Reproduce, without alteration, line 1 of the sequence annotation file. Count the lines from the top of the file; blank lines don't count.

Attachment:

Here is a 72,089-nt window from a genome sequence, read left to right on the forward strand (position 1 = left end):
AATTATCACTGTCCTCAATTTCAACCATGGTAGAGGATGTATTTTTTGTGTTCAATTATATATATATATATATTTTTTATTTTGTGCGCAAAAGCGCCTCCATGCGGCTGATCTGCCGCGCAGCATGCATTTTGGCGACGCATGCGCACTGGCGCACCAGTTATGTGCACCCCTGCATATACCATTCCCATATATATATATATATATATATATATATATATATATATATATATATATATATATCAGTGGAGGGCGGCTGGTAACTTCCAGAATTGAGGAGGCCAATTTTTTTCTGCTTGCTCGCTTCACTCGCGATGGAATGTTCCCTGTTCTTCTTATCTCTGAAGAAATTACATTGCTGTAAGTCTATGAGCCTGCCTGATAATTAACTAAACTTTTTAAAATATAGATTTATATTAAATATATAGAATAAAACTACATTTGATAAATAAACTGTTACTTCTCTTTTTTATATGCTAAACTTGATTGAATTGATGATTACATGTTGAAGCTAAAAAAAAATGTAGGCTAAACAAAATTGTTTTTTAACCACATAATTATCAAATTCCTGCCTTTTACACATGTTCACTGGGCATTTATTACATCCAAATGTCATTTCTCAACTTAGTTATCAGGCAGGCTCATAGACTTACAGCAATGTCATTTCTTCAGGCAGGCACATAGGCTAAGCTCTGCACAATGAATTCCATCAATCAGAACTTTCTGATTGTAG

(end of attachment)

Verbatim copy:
Here is a 72,089-nt window from a genome sequence, read left to right on the forward strand (position 1 = left end):